China Sells J-10 Fourth Generation Fighters to Pakistan | World Defense

China Sells J-10 Fourth Generation Fighters to Pakistan

Scorpio

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As Second Front Against India: Could China Sell Used J-10A/B Fourth Generation Fighters to Pakistan

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Pakistani Air Force has made considerable investments in improving the capabilities of its fighter fleet over the past decade, with modernisation efforts centred around purchases of the JF-17 Block 2 fourth generation multirole fighter jets and some minor purchases of F-16C/D Fighting Falcons made to complement them. The country’s entire fleet is today comprised of single engine lightweight aircraft, the vast majorly of which are Mirage III and Mirage 5 second generation platforms and newer J-7 third generation jets. These three designs all date back to the 1960s or earlier but have seen modest upgrades to their capabilities since. Other than the JF-17, which similarly to the Swedish Gripen and Indian Tejas was designed to prioritise a low operational cost, Pakistan appears to have no plans to induct new fourth generation aircraft into service in the near future despite the growing obsolescence of the majority of its fleet and India’s investment in large numbers of advanced fourth and ‘4+ generation’ aircraft. With China seeking to bolster Islamabad’s military capabilities, and shouldering the bulk of development costs for major weapons programs such as the JF-17 despite not operating the aircraft itself, the possibility that China could seek to provide Pakistan with modern combat aircraft in parallel to its support for the JF-17 program has been raised multiple times.


Pakistani Air Force Mirage III Legacy Fighter

China’s People’s Liberation Army (PLA) Air Force operates a single class of fourth generation single engine fighter, the Chengdu J-10, which entered service in 2006. The fighter's capabilities were initially considered roughly analogous to the American F-16C Fighting Falcon, although slightly superior with the much newer Chinese design boasting higher use of composite materials for a lighter airframe, a much more powerful engine, a superior flight performance and access to superior air to air missiles. The fighter also benefitted from an infra red search and track system which the F-16 lacked, and its thrust/weight ratio was according to several reports the highest in the world and far above that of the American Fighting Falcon. In 2006 it was reported that Pakistan had shown an interest in the J-10B, with such reports again surfacing in 2009, 2011 and 2012. This would have provided the Pakistani Air Force with two classes of Chinese fourth generation fighters, with the service also acquiring the JF-17 at the time, although the more costly J-10 was to be acquired in much smaller numbers and had superior capabilities across the spectrum from speed to situational awareness. How serious the Pakistani Air Force ever was about a J-10 purchase, when investment in more JF-17 fighters could provide many more aircraft for the same price and the benefits of domestic licence manufacturing, remains uncertain, but in 2016 it was reported that prospects for a deal had ended.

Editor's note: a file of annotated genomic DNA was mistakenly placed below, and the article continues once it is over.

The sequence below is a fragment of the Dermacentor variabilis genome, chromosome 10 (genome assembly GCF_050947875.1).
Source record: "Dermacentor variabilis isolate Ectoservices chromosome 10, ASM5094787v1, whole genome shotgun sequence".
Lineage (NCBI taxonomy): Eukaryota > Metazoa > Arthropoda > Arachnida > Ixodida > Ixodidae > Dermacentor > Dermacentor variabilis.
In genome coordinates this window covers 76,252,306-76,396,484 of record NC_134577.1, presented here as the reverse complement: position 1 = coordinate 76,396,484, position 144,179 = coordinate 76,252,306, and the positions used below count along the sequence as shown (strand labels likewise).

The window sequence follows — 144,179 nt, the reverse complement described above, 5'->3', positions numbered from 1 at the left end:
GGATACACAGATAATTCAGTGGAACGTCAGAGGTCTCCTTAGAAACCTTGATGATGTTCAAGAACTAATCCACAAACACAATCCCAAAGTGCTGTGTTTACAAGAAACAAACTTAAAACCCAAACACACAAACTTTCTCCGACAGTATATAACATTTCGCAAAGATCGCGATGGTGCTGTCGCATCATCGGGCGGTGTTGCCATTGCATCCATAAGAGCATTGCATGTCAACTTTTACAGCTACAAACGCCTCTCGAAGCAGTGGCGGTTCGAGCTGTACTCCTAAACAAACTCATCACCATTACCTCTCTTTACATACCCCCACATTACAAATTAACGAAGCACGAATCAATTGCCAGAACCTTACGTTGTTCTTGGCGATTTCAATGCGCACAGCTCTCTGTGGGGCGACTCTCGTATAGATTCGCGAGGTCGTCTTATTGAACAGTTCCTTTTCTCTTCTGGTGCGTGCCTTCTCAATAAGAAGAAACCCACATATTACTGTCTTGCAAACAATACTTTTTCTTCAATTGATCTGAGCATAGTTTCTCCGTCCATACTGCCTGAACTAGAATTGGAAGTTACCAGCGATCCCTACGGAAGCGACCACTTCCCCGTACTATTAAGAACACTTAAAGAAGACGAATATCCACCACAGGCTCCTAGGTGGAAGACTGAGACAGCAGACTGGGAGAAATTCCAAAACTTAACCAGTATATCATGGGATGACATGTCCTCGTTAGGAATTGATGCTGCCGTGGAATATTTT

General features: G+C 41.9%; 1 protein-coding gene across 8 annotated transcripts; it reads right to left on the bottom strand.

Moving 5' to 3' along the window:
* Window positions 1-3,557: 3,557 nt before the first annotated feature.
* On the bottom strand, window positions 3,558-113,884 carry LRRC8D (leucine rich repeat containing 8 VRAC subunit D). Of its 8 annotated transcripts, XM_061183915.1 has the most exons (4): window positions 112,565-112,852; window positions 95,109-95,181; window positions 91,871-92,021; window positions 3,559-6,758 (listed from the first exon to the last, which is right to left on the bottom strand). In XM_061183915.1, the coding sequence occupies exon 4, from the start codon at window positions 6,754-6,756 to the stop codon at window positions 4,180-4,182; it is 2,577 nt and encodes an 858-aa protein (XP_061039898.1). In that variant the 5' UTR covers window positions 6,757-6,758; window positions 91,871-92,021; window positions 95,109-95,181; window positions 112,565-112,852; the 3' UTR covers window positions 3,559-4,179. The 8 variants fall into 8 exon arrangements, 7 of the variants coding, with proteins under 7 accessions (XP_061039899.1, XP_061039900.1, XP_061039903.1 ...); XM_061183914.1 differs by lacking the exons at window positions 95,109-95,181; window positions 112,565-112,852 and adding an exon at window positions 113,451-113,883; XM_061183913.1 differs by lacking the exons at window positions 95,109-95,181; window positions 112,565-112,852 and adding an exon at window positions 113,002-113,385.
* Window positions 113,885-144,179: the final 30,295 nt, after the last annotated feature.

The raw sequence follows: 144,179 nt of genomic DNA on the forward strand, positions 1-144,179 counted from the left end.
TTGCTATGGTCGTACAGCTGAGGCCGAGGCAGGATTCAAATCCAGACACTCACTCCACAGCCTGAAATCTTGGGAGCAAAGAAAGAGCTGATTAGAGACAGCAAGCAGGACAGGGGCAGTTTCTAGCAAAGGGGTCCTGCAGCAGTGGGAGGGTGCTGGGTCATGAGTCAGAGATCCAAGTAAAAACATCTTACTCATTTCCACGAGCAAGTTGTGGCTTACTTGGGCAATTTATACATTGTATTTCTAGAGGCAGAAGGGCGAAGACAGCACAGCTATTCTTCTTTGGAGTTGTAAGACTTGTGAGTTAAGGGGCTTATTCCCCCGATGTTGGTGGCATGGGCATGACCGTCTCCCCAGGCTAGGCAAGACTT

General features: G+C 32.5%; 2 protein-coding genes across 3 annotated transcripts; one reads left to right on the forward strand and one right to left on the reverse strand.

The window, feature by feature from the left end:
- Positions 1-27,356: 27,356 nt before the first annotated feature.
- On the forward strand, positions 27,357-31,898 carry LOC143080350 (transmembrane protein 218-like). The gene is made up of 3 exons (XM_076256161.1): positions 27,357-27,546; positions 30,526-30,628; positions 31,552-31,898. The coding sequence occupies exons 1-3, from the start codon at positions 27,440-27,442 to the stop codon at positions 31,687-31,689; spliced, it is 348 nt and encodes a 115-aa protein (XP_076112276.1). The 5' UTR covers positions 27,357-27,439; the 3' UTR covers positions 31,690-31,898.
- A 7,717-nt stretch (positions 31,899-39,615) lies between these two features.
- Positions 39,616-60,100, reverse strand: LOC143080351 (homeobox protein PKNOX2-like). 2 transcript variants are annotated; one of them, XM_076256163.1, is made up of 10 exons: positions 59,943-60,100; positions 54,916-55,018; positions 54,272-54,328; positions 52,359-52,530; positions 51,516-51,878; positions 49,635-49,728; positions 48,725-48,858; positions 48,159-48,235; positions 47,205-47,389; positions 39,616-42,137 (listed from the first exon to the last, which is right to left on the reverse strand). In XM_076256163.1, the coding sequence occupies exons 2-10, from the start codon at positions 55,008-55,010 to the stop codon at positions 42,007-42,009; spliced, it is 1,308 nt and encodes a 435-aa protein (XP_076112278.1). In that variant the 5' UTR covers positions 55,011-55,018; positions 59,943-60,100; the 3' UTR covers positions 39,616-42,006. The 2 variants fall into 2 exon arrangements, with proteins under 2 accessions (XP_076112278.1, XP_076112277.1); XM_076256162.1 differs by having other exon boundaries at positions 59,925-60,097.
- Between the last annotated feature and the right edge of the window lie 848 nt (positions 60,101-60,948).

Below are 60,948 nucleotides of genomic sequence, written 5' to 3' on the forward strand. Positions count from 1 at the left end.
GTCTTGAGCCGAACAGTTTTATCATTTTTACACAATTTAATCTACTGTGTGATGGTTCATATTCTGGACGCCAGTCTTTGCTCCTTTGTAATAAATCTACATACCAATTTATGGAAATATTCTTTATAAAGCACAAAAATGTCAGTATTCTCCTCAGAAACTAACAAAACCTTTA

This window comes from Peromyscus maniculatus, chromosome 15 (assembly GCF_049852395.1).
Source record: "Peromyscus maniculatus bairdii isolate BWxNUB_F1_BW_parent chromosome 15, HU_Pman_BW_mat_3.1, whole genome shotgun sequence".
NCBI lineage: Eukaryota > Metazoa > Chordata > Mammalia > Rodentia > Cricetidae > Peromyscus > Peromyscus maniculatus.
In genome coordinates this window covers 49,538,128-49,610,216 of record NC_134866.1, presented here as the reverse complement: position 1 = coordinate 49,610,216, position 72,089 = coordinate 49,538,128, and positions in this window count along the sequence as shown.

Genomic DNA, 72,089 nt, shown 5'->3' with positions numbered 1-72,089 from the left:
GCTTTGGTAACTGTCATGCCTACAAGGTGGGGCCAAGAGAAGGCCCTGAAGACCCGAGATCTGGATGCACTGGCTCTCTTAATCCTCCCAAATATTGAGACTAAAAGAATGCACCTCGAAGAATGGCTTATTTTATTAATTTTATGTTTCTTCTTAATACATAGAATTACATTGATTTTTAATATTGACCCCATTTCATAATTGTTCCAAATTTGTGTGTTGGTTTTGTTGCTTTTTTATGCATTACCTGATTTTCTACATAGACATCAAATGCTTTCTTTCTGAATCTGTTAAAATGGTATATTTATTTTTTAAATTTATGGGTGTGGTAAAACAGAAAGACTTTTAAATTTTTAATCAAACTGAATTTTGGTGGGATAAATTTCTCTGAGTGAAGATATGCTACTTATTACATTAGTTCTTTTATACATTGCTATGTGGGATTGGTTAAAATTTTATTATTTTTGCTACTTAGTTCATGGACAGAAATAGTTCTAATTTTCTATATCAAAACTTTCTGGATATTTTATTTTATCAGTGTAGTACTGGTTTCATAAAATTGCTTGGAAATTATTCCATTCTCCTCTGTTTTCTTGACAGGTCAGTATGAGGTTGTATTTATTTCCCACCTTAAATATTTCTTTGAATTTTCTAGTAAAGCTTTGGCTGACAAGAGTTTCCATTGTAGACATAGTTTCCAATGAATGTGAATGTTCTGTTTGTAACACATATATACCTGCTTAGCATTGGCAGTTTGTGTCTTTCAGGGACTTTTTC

JF-17 (front) and J-10 Light Fighters

China’s Chengdu Aircraft Industry Group has since ceased production of the J-10A and B models, with approximately 300 of the former and 200 of the latter today in service, and instead moved to begin production of the J-10C. This represented a major leap in capabilities from a relatively basic fourth generation design to what is widely considered the world’s most capable ‘4++ generation’ single engine fighter. Approximately 180 J-10C fighters are thought to have entered service since the class was first introduced in April 2018, and the platforms form the elite of the PLA Air Force alongside the heavyweight J-16 and fifth generation J-20. The J-10C benefits from the same low maintenance requirements and low operational costs of its predecessors relative to heavier Chinese designs such as the J-16, but also makes greater use of composite materials, integrates a powerful AESA radar rather than a passive one providing greater reliability and situational awareness, and has a reduced radar cross section and stealth coatings for improved survivability. The fighter has also integrated an indigenous WS-10B engine replacing the less powerful Russian AL-31 relied on by early J-10 variants. It has three dimensional thrust vectoring capabilities on its engine, the only single engine fighter in the world to do so, and is compatible with the PL-15 long range air to air missile which is the only one in the world to benefit from AESA radar guidance.


J-10C '4++ Generation' Fighter

With the J-10C currently in mass production, and proving highly capable in combat even against very high end heavyweight jets such as the Su-35 during war games, a significant number of Chinese analysts have advocated an early retirement for the J-10A and possibly B variants. Although these were built with a lifetime of well over 40 years, and have served at most 14 years, the very fast modernisation of China’s defence sector my well have made further J-10C acquisitions a more cost effective option to replace at least several squadrons of the older jets. This being the case, the opportunity has arisen for China to sell its J-10A fighters on to Pakistan, where they would seriously bolster the South Asian country's aerial warfare capabilities. The J-10A would represent by far the most capable fighter in Pakistani service, rivalled only by the latest F-16C fighters which are fielded in small numbers and suffer from a number of serous disadvantages relative to the newer Chinese design. The J-10 would fit well into the Pakistani fleet due to its almost identical role and similar performance to the F-16 and its use of the same munition types as the JF-17.